Whooping Cough, On The Rise Essay

680 words - 3 pages

Whooping Cough, On the Rise
Kelly Lucas
March 25, 2011
Research

Kelly Lucas
Dr. Simin Shirzadi
EN140 Friday 5:30
March 25, 2011
Whooping Cough, On the Rise
Whooping cough also known as pertussis is a very contagious respiratory infection. During the first part of the 20th century, the disease was the leading cause of childhood illness and death. However, after the vaccination was introduced those numbers gradually declined throughout the 1970’s. Since that time, the numbers have been increasing, mainly among populations of children who are too young to have completed the course of their vaccinations as well as teens and adults whose immunity has worn thin. (The Mayo Foundation for Research, 2009)
Whooping cough is caused by bacteria. An infected individual coughs or sneezes, anyone nearby who breathes in the bacteria in the air can be affected. Once in your airways the bacteria grow and make toxins that prevent the respiratory tracts ability to sweep away germs. As a ...view middle of the document...

(Center for Disease Control and Prevention US Government, 2010)
Whooping cough is on the rise, and thought to be for 2 main reasons. One, the whooping cough vaccine received as a child eventually wears off. This leaves most teenagers and adults susceptible to the infection. Also, children are not fully protected until they receive 3 vaccination shots. This leaves infants 6 months and younger at greater risks. (The Mayo Foundation for Research, 2009)
Localized outbreaks of pertussis are not uncommon and occur throughout the year. Some examples of current activity in the United States include: January 1 through December 31, 2010, 9,477 cases were reported in California. Ten of those resulted in infant death. This is the most cases reported in 65 years. In Michigan, an increase was first noticed in 2008, through 2009, and continued to rise in 2010. Ohio also reported a rise in 2010. They reported 964 cases. This is the most reported cases in 25 years. (Center for Disease Control and Prevention US Government, 2010)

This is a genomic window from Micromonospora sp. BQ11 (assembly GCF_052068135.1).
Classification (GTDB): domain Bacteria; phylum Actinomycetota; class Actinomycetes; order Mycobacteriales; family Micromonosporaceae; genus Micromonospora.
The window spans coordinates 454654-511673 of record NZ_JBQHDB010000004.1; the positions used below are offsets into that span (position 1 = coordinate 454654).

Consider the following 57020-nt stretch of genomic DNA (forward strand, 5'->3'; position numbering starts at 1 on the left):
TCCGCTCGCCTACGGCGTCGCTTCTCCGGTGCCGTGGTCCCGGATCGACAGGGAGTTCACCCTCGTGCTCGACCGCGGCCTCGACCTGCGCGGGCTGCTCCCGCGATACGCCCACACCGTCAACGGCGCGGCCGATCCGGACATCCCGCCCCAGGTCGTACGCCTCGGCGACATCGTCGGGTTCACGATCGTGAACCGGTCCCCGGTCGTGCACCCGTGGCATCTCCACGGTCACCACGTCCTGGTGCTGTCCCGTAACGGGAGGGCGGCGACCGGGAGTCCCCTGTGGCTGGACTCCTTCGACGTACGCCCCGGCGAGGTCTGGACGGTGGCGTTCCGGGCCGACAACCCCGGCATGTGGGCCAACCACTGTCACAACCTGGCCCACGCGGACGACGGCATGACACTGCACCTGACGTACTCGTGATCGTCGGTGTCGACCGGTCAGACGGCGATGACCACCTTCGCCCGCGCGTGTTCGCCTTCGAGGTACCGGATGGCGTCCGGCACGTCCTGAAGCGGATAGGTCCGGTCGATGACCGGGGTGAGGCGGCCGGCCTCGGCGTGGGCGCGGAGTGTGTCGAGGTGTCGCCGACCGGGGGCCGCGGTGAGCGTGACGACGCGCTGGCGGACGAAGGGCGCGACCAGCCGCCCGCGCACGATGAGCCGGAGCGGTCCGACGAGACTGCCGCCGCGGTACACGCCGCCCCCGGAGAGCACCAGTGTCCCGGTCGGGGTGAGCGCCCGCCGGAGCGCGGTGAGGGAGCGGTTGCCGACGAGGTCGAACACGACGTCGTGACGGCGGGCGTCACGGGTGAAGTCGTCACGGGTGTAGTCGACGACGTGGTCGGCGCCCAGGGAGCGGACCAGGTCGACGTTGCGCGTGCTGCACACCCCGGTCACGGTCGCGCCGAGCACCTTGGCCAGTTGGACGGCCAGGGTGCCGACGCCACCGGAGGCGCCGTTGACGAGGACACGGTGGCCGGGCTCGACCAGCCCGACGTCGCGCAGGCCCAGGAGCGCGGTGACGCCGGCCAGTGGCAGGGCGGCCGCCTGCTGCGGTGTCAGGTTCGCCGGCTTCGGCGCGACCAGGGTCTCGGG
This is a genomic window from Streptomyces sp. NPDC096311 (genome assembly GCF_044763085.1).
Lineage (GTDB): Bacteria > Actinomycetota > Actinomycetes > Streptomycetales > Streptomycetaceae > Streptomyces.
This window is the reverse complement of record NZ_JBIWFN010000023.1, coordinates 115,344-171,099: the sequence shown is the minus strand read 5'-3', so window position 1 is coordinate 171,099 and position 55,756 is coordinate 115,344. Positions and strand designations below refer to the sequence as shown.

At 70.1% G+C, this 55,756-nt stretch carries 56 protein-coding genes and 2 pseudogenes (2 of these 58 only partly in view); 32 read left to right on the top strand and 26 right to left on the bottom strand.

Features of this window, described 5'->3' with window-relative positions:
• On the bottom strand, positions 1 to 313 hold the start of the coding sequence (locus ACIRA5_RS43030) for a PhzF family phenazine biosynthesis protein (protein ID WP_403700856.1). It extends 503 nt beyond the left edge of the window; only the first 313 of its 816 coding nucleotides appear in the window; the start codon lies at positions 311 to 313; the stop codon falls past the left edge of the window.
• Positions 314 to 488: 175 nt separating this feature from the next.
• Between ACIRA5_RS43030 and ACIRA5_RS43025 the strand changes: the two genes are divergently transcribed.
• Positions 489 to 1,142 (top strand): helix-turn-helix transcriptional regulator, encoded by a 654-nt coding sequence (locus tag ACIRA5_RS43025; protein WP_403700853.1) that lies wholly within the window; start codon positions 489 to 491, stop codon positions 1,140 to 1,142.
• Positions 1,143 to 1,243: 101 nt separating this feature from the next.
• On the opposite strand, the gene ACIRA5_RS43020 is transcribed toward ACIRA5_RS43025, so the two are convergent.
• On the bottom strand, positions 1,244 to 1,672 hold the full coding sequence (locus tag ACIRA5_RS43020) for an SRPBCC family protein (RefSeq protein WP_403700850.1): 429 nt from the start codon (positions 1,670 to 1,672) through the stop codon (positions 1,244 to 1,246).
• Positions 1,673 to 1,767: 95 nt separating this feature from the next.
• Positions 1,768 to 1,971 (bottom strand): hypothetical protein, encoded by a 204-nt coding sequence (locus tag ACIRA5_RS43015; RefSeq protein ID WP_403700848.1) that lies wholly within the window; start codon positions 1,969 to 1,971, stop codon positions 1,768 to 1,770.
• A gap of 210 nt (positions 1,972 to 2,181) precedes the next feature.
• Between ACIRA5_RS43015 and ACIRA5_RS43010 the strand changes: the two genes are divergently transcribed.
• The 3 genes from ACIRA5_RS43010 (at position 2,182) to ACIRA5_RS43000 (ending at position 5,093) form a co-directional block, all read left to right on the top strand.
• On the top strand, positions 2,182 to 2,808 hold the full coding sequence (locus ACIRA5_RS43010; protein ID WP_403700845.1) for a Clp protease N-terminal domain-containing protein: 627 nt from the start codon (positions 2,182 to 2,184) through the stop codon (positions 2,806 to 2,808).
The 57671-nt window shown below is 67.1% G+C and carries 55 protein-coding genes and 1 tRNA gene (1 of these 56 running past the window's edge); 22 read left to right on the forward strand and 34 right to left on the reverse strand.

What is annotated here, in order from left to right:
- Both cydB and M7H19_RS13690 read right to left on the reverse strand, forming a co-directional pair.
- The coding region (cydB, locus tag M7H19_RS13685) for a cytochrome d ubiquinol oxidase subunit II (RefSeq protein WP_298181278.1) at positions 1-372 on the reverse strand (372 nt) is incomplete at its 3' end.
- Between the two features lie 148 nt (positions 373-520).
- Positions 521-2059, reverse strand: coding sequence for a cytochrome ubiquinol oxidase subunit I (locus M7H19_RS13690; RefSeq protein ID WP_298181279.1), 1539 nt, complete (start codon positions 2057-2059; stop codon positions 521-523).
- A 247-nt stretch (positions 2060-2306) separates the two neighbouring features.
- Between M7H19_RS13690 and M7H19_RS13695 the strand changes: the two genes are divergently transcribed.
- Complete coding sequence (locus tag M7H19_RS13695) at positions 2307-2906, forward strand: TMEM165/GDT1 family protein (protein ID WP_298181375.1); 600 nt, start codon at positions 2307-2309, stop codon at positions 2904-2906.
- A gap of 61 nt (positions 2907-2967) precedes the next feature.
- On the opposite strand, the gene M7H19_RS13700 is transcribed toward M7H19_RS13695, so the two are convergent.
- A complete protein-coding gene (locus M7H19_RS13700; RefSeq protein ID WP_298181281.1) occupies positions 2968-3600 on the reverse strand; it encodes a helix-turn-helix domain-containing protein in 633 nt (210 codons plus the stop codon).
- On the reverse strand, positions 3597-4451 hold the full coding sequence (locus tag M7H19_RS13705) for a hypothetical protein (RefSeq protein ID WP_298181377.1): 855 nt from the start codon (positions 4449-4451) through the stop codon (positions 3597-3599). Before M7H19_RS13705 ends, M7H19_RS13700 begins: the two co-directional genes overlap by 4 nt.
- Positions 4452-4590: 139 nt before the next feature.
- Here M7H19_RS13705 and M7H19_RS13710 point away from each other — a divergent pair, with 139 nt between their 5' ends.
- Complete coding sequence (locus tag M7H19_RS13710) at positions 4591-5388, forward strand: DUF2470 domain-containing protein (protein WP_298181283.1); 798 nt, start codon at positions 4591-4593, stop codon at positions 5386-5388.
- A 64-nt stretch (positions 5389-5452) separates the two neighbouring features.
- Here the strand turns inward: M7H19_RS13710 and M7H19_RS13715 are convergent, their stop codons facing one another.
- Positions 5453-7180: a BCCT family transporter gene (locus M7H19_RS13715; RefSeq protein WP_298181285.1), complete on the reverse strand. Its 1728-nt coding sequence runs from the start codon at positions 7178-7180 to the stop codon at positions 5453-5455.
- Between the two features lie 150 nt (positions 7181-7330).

In conclusion, the best way to avoid or prevent whooping cough is with the pertussis vaccine. Doctors recommend vaccinating in a series of 5 injections. These are given to children at the following ages, 2 months, 4 months, 6 months, 12 to 18 months, and 4 to 6 years. By age 11, the vaccine starts to wear off. Doctors recommend a booster shot at this age. As adults we can receive a 10 year tetanus and diphtheria vaccine that also includes protection against whooping cough. Not only will this protect the person but also prevents spreading the disease to infants and children they come into contact with. (Blachly, 2011)
This researcher believes that whooping cough is on the rise, and believes so due in part to some individuals being unable to protect themselves and their children with access to the vaccine. The cost of healthcare is also on the rise and makes it difficult to fully protect them or to get treatment if they contract the disease. Worldwide there are 30-50 million cases and about 300,000 deaths per year. More than half of infants less than a year of age who get pertussis are hospitalized. Proper vaccination seems to be the key to stopping the rise of whooping coughing the United States. Parents need to be proactive in obtaining vaccinations for their children as well as boosters for themselves.

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